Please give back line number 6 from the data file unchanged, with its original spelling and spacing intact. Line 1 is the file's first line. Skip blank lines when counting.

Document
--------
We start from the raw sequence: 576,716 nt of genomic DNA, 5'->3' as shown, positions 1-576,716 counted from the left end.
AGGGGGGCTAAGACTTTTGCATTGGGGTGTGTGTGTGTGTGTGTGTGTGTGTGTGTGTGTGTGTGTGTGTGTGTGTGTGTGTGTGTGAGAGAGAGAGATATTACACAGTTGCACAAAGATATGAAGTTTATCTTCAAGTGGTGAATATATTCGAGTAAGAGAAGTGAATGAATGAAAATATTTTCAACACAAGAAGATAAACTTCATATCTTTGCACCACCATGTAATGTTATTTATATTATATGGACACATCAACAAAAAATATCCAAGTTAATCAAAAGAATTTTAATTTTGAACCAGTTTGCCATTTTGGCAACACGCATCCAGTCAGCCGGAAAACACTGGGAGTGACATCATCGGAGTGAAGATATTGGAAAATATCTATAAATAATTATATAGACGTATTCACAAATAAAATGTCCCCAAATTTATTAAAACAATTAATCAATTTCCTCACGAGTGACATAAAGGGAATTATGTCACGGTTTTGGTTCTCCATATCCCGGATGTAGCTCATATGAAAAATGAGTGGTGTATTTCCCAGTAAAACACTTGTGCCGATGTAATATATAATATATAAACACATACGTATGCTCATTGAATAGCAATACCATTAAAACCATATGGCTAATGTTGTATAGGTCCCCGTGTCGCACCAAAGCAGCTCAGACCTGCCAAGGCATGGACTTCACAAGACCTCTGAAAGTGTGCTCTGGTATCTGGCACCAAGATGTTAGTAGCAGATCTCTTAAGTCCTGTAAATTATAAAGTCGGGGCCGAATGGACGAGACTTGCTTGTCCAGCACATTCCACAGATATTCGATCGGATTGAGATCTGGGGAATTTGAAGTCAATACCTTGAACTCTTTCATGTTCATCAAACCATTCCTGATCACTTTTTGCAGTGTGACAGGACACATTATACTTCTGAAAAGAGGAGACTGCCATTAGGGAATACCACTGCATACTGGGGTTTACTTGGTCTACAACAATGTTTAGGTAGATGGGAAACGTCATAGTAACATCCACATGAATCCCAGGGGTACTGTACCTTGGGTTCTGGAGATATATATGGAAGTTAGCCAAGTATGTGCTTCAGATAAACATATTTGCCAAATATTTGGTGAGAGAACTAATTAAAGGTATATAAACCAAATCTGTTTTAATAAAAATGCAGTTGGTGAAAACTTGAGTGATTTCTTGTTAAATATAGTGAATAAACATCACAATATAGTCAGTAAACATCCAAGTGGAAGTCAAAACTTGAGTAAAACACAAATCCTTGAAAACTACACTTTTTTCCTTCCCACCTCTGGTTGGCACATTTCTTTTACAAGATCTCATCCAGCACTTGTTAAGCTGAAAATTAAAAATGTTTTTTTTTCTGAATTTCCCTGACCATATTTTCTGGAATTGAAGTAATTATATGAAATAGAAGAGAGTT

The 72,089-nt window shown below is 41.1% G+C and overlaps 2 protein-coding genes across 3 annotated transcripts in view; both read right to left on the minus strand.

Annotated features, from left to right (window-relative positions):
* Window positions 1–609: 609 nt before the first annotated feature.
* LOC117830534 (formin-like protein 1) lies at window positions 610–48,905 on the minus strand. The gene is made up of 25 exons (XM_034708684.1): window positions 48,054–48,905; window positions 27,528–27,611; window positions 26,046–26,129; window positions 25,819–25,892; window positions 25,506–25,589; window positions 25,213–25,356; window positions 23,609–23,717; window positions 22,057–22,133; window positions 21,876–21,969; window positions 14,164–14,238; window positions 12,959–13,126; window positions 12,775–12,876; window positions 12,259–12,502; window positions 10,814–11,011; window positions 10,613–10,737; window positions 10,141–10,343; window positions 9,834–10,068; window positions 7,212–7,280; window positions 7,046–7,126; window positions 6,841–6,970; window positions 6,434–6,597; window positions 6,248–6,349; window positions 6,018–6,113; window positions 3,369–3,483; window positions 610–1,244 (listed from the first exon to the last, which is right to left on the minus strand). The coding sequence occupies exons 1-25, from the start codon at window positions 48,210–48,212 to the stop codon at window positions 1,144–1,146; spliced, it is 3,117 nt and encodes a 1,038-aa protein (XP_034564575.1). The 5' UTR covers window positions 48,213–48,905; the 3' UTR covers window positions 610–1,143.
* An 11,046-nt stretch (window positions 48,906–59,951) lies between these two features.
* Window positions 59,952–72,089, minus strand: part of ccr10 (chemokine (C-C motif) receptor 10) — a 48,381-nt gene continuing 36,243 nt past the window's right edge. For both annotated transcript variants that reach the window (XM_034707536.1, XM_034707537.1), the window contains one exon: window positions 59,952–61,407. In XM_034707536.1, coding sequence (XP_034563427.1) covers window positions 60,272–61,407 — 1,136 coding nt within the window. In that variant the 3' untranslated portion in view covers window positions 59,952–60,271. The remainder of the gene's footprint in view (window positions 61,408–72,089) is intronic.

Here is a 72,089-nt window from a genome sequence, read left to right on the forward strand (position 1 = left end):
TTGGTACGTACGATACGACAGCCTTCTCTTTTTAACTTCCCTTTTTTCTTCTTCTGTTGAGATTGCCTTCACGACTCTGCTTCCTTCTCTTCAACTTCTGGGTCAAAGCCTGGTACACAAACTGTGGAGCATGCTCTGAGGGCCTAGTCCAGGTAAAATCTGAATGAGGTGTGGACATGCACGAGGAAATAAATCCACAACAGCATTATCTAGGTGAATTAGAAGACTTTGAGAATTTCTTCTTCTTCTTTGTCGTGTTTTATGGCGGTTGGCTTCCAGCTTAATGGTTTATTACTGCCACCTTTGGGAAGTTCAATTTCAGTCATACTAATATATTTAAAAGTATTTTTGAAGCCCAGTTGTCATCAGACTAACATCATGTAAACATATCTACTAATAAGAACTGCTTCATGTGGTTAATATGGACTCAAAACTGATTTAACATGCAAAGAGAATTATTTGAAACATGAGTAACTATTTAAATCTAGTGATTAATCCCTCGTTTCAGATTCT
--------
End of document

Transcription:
* LOC117830534 (formin-like protein 1) lies at window positions 610–48,905 on the minus strand. The gene is made up of 25 exons (XM_034708684.1): window positions 48,054–48,905; window positions 27,528–27,611; window positions 26,046–26,129; window positions 25,819–25,892; window positions 25,506–25,589; window positions 25,213–25,356; window positions 23,609–23,717; window positions 22,057–22,133; window positions 21,876–21,969; window positions 14,164–14,238; window positions 12,959–13,126; window positions 12,775–12,876; window positions 12,259–12,502; window positions 10,814–11,011; window positions 10,613–10,737; window positions 10,141–10,343; window positions 9,834–10,068; window positions 7,212–7,280; window positions 7,046–7,126; window positions 6,841–6,970; window positions 6,434–6,597; window positions 6,248–6,349; window positions 6,018–6,113; window positions 3,369–3,483; window positions 610–1,244 (listed from the first exon to the last, which is right to left on the minus strand). The coding sequence occupies exons 1-25, from the start codon at window positions 48,210–48,212 to the stop codon at window positions 1,144–1,146; spliced, it is 3,117 nt and encodes a 1,038-aa protein (XP_034564575.1). The 5' UTR covers window positions 48,213–48,905; the 3' UTR covers window positions 610–1,143.